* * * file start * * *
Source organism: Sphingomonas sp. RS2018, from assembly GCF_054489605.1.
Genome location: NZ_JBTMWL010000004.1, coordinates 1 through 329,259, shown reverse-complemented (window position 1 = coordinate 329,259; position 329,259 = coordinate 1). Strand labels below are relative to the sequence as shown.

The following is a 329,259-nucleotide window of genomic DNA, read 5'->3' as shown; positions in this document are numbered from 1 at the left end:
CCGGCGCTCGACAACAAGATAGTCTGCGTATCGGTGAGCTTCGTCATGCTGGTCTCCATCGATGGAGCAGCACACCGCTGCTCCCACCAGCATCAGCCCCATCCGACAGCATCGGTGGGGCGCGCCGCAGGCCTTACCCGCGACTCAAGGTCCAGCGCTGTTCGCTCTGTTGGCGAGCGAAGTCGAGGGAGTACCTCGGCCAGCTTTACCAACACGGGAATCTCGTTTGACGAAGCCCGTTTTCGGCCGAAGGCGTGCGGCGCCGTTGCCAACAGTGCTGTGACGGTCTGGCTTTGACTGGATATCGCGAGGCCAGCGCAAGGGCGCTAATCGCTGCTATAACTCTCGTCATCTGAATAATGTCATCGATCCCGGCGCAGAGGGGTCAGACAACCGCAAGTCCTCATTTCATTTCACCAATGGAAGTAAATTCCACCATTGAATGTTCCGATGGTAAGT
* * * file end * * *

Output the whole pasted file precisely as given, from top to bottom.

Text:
Source organism: Sphingomonas sp. RS2018, from assembly GCF_054489605.1.
Genome location: NZ_JBTMWL010000004.1, coordinates 1 through 329,259, shown reverse-complemented (window position 1 = coordinate 329,259; position 329,259 = coordinate 1). Strand labels below are relative to the sequence as shown.

The following is a 329,259-nucleotide window of genomic DNA, read 5'->3' as shown; positions in this document are numbered from 1 at the left end:
CCGGCGCTCGACAACAAGATAGTCTGCGTATCGGTGAGCTTCGTCATGCTGGTCTCCATCGATGGAGCAGCACACCGCTGCTCCCACCAGCATCAGCCCCATCCGACAGCATCGGTGGGGCGCGCCGCAGGCCTTACCCGCGACTCAAGGTCCAGCGCTGTTCGCTCTGTTGGCGAGCGAAGTCGAGGGAGTACCTCGGCCAGCTTTACCAACACGGGAATCTCGTTTGACGAAGCCCGTTTTCGGCCGAAGGCGTGCGGCGCCGTTGCCAACAGTGCTGTGACGGTCTGGCTTTGACTGGATATCGCGAGGCCAGCGCAAGGGCGCTAATCGCTGCTATAACTCTCGTCATCTGAATAATGTCATCGATCCCGGCGCAGAGGGGTCAGACAACCGCAAGTCCTCATTTCATTTCACCAATGGAAGTAAATTCCACCATTGAATGTTCCGATGGTAAGT